What is Eye-Movement Desensitization and Reprocessing (EMDR)?

Eye-movement desensitization and reprocessing (EMDR), is a new and non-traditional form of psychotherapy that has been growing in popularity over recent years. The focus is on enabling people to heal from the symptoms of emotional distress that occur after disturbing life experiences, and repeated studies show that EMDR therapy can help to heal emotional pain by streamlining the system for healing.

Commonly, EMDR is effective at dealing with issues of post-traumatic stress disorder, and similar anxiety-provoking conditions that occur after a traumatic event. Although this solution appears to approach psychological problems in a somewhat unusual way – ignoring medications and talking therapies – it can be useful for many people.

Methods Used in EMDR

Unlike psychotherapy and counseling, EDMR does not use talking strategies for healing, but instead focuses on the rhythmic eye movements that we all experience each day, finding ways to use those movements to dampen the power of emotionally-charged memories.

A treatment session for EMDR can last for up to ninety minutes, during which time a therapist will move his or her fingers back and forth in front of your face, asking you to follow the motions with your eyes. At the same time, your therapist may ask you to recall a disturbing event, recalling the emotions and bodily sensations that go alongside it.

Gradually, your EMDR therapist will push you to shift your thoughts to more pleasant ones, asking you to rate your level of distress before and after each session with the hope that your uncomfortable memories will eventually become less disabling. Though most research into EMDR has examined it’s potential in PTSD sufferers, it can be used to treat other psychological problems too, such as:

  • Anxiety
  • Panic attacks
  • Eating disorders
  • Addiction

The Goals and Outcomes of EMDR

The foundations of EMDR indicate that the mind is capable of healing from psychological trauma in a manner that’s similar to the body recovering from physical trauma. For instance, when you cut yourself, your body closes and cleans the wound. If something continues to irritate the wound, then it may fester, scar, or cause additional pain. However, if you can remove the irritation, then healing resumes.

EMDR therapy demonstrates that a similar sequence of events can take place with mental processes. The brain’s system for processing information naturally works to push towards mental health, and if the system is imbalanced by the impact of disturbing events, healing cannot continue. EDMR therapy attempts to remove the blocks towards mental health, using eight-phase treatments.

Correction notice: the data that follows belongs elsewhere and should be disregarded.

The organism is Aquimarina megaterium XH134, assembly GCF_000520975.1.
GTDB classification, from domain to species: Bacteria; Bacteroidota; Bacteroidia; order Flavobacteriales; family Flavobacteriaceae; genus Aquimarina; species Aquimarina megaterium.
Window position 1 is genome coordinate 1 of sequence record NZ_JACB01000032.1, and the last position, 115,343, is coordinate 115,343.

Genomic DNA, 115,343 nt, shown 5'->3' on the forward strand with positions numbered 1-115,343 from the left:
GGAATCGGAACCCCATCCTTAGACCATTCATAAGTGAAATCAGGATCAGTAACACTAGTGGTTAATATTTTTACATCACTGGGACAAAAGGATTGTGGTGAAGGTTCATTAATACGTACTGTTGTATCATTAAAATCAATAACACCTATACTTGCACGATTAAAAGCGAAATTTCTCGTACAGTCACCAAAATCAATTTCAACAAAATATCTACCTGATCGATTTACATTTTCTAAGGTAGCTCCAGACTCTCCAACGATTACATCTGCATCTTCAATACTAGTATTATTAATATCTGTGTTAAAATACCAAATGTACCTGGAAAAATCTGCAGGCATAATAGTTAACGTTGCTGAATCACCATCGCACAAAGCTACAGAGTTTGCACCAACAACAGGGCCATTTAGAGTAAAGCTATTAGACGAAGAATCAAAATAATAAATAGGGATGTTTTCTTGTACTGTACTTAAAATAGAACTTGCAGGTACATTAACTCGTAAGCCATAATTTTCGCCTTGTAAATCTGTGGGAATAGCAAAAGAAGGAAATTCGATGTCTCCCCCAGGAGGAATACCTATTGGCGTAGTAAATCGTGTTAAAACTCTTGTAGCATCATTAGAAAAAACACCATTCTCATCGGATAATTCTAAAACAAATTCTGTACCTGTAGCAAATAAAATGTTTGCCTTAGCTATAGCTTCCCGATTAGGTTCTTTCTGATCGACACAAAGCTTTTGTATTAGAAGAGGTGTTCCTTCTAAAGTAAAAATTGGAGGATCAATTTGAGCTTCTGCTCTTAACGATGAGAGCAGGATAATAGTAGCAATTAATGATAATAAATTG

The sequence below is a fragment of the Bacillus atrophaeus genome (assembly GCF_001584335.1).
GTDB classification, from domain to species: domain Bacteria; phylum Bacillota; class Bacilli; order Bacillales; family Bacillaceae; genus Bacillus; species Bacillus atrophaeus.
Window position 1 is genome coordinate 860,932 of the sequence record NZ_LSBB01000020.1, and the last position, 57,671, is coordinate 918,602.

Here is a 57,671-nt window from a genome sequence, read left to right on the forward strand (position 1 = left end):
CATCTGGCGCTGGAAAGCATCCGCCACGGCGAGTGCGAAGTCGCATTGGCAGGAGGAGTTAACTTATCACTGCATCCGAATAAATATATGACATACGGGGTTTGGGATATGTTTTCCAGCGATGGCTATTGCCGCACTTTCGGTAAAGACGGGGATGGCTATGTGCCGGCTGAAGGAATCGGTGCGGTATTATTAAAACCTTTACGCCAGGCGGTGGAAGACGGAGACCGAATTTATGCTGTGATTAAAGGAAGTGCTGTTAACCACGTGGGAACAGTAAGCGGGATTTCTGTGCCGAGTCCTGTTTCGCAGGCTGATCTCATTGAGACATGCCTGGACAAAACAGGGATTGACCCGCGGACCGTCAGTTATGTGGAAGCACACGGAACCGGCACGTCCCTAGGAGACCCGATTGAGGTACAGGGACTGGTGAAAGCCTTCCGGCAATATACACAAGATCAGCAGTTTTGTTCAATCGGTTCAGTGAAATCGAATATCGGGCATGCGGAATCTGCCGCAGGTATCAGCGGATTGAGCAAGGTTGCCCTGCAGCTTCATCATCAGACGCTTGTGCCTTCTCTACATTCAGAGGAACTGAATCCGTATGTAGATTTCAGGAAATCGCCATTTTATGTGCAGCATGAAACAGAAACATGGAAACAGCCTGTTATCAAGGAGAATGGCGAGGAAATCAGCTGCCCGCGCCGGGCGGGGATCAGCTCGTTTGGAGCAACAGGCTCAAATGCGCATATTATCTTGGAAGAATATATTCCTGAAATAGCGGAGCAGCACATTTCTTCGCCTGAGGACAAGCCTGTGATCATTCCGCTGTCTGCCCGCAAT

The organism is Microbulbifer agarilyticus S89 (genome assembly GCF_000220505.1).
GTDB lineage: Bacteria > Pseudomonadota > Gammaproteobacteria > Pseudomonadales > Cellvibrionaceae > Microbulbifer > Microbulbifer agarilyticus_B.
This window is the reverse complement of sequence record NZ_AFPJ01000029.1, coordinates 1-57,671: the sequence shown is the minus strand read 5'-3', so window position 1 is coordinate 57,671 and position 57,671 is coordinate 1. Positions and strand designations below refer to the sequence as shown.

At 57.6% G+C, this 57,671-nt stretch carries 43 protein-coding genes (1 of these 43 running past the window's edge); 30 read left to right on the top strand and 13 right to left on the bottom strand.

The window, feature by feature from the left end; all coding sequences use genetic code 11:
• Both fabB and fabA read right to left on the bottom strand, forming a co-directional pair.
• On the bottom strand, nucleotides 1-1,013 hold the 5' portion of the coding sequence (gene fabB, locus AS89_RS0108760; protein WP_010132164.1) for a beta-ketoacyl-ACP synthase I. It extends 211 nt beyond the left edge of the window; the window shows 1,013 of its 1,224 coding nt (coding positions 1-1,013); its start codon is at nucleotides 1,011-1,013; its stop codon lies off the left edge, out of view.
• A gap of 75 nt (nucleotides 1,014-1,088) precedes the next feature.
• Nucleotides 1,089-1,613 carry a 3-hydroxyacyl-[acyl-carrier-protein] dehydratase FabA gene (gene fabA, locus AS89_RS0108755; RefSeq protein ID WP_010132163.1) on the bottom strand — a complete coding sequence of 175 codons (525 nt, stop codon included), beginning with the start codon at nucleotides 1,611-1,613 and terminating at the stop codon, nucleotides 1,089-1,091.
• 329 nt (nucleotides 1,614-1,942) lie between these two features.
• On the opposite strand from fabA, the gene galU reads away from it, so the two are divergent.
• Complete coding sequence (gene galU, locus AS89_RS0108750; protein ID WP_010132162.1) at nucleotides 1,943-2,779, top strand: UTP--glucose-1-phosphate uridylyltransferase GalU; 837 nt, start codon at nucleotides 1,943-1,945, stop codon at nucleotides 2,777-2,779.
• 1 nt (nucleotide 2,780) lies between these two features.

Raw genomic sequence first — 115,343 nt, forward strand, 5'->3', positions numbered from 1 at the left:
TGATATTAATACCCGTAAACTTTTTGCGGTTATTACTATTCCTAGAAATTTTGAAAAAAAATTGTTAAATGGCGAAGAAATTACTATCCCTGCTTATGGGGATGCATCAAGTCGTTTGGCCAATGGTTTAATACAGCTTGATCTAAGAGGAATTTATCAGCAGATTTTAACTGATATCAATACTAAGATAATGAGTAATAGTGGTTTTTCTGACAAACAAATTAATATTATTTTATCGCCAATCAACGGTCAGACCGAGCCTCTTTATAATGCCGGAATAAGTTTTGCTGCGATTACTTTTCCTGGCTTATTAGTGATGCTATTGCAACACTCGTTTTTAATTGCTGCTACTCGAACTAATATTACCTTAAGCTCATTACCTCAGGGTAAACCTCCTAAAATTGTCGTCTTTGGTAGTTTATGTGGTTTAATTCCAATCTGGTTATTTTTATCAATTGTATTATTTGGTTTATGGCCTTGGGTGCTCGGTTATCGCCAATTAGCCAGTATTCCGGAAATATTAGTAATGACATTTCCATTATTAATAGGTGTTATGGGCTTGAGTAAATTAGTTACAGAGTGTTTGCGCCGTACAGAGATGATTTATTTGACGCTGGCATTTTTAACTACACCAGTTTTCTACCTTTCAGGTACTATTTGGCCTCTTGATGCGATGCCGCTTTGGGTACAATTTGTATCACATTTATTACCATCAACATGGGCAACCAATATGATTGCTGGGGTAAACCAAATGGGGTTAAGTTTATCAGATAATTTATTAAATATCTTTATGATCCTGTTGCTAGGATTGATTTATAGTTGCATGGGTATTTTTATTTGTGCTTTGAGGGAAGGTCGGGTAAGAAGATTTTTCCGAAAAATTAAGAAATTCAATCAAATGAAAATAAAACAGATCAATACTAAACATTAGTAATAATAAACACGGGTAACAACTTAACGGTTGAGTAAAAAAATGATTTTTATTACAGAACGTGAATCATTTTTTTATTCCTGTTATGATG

During an EMDR treatment, eye movement stimulation is used, once a clinician has determined which memory to target first. Additionally, the idea is to focus on creating natural movements with the eyes by asking the patient to follow the movement of a hand or finger, while recalling memories. The system replicates REM sleep, a time in which the mind can better process difficult thoughts and feelings.

In successful cases of EMDR therapy, the meanings and feelings associated with painful events can be reduced on an emotional level. For instance, a rape victim might shift their feelings of disgust and horror to a reminder that they are a strong survivor. Unlike talk therapy, the insights that clients gain from EMDR therapy come from their own emotional and intellectual processes, rather than the interpretation of a clinician.

Ideally, each patient will complete their EMDR therapy experience feeling empowered by the experienced that once disabled them.

Should You Consider EMDR Treatment?

Though EMDR therapy is still a relatively new therapeutic technique, it’s experiencing significant success across the globe as a natural process for managing thoughts and emotions. During EMDR, the therapist and client become partners on a journey to removing traumatic energy, working to transcend the pain of past experiences so that the client can return to their natural state of being. The best way to determine if EMDR therapy is right for you, may be to schedule a consultation with a clinician. During this consultation, you will be able to discuss the unique nature of your circumstances, and discover more about what the therapy solution could do for you.